To be considered accurate, a thermometer must be calibrated to measure within +/- 2° F (1.1° C) of the actual temperature. Actual temperature can be determined in a variety of ways including measurement with an NIST (National Institute of Standards and Technology) certified reference thermometer or simply through using an ice water solution or boiling water. Another option is the use of sophisticated, and often high cost, calibration equipment that is increasingly becoming available commercially.

The simplest and cheapest way to calibrate a thermometer is through either the use of ice water or boiling water. Distilled water should always be used as dissolved solutes in tap water can significantly affect both freezing and melting points. Another important consideration is the altitude (Table 1) at which calibration is being performed. At sea level, pure water boils at 212° F but at 10,000 feet above sea level it boils at only 194° F. Barometric pressure also has an effect on boiling point but the effect is much less than that of altitude.

You may visit WorldAtlas.com to determine the altitude of your city.

Thermometers intended for measuring higher temperature items, such as cooked product, should be calibrated in boiling water while those used for taking lower temperatures should be calibrated in ice water. When calibrating in ice water both the water and ice should be composed of distilled water. In either case care should be taken to prevent the thermometer from contacting the container being used as this could result in erroneous temperature readings.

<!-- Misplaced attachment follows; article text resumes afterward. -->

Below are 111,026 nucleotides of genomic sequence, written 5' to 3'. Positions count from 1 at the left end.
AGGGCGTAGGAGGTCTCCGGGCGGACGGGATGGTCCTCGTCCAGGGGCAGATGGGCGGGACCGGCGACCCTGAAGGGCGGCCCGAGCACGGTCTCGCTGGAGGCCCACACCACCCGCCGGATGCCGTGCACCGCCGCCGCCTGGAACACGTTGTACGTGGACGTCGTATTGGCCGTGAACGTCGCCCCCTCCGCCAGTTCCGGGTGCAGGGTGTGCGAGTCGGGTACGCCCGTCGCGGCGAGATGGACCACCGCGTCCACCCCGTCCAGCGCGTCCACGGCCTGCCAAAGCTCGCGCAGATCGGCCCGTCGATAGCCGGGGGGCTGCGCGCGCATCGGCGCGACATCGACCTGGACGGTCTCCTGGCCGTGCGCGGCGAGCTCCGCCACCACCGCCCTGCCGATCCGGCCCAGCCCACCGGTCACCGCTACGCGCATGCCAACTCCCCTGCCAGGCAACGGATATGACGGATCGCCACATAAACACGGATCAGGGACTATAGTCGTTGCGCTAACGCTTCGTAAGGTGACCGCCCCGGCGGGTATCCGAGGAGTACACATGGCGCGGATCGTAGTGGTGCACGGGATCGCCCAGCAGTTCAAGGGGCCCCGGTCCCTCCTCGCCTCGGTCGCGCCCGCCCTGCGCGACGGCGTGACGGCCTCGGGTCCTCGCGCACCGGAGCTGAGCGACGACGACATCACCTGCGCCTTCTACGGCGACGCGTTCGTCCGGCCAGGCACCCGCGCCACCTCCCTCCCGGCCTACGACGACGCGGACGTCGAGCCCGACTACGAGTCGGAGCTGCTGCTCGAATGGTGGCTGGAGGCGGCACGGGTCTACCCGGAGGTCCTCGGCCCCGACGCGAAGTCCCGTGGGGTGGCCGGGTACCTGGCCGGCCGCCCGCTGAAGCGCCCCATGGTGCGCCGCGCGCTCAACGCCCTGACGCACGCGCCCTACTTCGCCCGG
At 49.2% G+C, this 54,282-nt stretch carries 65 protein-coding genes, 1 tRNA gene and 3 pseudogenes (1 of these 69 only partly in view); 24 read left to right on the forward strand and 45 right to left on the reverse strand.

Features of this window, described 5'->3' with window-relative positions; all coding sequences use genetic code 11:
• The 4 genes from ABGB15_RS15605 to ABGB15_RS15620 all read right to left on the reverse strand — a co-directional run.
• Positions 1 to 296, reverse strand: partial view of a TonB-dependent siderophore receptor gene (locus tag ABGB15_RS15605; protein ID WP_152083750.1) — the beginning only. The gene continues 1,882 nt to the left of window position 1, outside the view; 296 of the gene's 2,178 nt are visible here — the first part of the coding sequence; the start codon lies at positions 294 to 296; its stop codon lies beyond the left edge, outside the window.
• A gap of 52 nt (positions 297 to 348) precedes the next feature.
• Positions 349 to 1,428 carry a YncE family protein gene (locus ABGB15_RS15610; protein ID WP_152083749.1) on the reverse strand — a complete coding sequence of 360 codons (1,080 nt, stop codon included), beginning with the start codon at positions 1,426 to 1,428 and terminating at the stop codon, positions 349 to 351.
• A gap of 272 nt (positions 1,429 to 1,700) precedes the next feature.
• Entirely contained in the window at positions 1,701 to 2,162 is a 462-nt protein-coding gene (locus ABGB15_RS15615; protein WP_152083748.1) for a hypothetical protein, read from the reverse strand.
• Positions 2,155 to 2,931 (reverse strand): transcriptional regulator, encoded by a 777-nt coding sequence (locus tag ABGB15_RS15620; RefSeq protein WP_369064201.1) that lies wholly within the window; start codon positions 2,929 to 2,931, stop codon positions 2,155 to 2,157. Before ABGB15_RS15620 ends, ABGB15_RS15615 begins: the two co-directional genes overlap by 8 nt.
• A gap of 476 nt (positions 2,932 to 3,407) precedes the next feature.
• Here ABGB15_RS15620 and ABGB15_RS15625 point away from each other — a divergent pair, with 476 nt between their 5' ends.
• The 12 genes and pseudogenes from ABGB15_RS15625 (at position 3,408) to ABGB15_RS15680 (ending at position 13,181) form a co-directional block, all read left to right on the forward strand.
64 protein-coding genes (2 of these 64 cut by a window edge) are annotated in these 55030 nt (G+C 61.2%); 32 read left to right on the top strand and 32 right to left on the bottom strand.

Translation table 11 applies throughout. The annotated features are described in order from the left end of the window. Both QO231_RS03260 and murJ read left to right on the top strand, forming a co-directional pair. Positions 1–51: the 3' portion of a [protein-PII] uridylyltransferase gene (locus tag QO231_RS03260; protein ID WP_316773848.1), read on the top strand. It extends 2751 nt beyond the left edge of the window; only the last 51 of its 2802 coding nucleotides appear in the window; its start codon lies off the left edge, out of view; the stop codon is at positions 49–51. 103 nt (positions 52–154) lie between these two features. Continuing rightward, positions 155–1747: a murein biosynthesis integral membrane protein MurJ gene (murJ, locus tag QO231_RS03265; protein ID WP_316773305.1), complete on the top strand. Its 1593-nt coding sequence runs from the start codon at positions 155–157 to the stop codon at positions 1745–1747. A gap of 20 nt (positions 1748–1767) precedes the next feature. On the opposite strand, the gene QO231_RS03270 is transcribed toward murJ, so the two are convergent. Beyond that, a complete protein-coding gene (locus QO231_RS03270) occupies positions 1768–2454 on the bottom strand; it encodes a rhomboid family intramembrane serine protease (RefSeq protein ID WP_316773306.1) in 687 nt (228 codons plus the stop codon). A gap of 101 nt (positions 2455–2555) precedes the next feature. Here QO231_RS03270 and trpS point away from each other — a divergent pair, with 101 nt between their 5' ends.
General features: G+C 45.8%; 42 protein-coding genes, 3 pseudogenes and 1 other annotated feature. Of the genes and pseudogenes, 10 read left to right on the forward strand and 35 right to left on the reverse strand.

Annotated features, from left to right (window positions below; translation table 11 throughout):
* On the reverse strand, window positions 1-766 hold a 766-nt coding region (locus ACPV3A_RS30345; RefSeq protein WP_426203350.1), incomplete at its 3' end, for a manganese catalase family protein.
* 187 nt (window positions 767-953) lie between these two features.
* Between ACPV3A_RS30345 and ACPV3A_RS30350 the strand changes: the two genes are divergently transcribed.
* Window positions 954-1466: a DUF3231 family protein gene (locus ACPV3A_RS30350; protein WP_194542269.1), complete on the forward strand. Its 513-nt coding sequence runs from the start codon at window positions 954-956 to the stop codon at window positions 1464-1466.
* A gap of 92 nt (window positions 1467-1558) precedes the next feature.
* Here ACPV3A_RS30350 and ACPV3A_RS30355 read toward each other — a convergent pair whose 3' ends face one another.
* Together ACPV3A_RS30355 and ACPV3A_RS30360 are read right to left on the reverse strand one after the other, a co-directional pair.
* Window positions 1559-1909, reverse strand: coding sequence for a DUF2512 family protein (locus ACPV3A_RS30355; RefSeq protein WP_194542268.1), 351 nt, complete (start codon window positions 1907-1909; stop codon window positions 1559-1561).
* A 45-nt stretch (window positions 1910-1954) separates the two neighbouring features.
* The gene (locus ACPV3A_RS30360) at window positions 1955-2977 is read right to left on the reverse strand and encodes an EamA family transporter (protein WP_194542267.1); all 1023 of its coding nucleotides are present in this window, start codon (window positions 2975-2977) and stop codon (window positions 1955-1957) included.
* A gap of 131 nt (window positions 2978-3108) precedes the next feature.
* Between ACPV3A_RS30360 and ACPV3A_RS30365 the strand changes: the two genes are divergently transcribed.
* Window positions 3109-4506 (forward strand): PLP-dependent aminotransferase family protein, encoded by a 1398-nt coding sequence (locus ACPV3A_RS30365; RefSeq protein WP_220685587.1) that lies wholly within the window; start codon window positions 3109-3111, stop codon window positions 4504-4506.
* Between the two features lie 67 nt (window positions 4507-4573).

Calibration in Ice Water

    1. Add crushed ice and distilled water to a clean container to form a watery slush.
    2. Place thermometer probe into slush for at least one minute taking care to not let the probe contact the container.
    3. If the thermometer does not read between 30° and 34° F adjust to 32° F. Non-adjustable thermometers should be removed from use until they have been professionally serviced.

Calibration in Boiling Water

    1. Bring a clean container of distilled water to a rolling boil.
    2. Place thermometer probe into boiling water for at least one minute taking care not to let the probe contact the container.